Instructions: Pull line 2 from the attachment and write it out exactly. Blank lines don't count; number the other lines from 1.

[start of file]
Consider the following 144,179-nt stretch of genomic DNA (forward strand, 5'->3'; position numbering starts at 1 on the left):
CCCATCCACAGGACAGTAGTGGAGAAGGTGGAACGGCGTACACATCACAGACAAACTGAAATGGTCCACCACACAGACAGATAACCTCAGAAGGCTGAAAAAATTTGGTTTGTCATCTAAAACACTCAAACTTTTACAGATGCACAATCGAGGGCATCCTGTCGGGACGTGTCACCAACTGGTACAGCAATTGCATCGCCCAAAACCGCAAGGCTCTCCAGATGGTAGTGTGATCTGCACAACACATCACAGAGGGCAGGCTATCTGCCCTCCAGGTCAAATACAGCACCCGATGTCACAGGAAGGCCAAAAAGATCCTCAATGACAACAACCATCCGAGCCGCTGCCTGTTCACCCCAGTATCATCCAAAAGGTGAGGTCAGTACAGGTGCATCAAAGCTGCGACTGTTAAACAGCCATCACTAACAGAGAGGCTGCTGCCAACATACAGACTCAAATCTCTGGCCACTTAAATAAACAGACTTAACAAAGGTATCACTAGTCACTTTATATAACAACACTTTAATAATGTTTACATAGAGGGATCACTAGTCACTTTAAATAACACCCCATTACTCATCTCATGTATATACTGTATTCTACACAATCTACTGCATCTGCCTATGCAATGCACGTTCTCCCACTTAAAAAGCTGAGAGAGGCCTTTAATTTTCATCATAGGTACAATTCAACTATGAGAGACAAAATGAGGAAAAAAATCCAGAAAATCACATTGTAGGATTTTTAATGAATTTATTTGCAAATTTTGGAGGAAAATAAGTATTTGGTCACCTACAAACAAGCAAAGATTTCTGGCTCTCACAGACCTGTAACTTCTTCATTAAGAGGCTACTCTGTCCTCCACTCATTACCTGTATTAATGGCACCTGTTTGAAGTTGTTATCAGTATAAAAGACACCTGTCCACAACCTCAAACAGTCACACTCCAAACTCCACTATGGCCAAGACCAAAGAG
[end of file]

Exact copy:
CCCATCCACAGGACAGTAGTGGAGAAGGTGGAACGGCGTACACATCACAGACAAACTGAAATGGTCCACCACACAGACAGATAACCTCAGAAGGCTGAAAAAATTTGGTTTGTCATCTAAAACACTCAAACTTTTACAGATGCACAATCGAGGGCATCCTGTCGGGACGTGTCACCAACTGGTACAGCAATTGCATCGCCCAAAACCGCAAGGCTCTCCAGATGGTAGTGTGATCTGCACAACACATCACAGAGGGCAGGCTATCTGCCCTCCAGGTCAAATACAGCACCCGATGTCACAGGAAGGCCAAAAAGATCCTCAATGACAACAACCATCCGAGCCGCTGCCTGTTCACCCCAGTATCATCCAAAAGGTGAGGTCAGTACAGGTGCATCAAAGCTGCGACTGTTAAACAGCCATCACTAACAGAGAGGCTGCTGCCAACATACAGACTCAAATCTCTGGCCACTTAAATAAACAGACTTAACAAAGGTATCACTAGTCACTTTATATAACAACACTTTAATAATGTTTACATAGAGGGATCACTAGTCACTTTAAATAACACCCCATTACTCATCTCATGTATATACTGTATTCTACACAATCTACTGCATCTGCCTATGCAATGCACGTTCTCCCACTTAAAAAGCTGAGAGAGGCCTTTAATTTTCATCATAGGTACAATTCAACTATGAGAGACAAAATGAGGAAAAAAATCCAGAAAATCACATTGTAGGATTTTTAATGAATTTATTTGCAAATTTTGGAGGAAAATAAGTATTTGGTCACCTACAAACAAGCAAAGATTTCTGGCTCTCACAGACCTGTAACTTCTTCATTAAGAGGCTACTCTGTCCTCCACTCATTACCTGTATTAATGGCACCTGTTTGAAGTTGTTATCAGTATAAAAGACACCTGTCCACAACCTCAAACAGTCACACTCCAAACTCCACTATGGCCAAGACCAAAGAG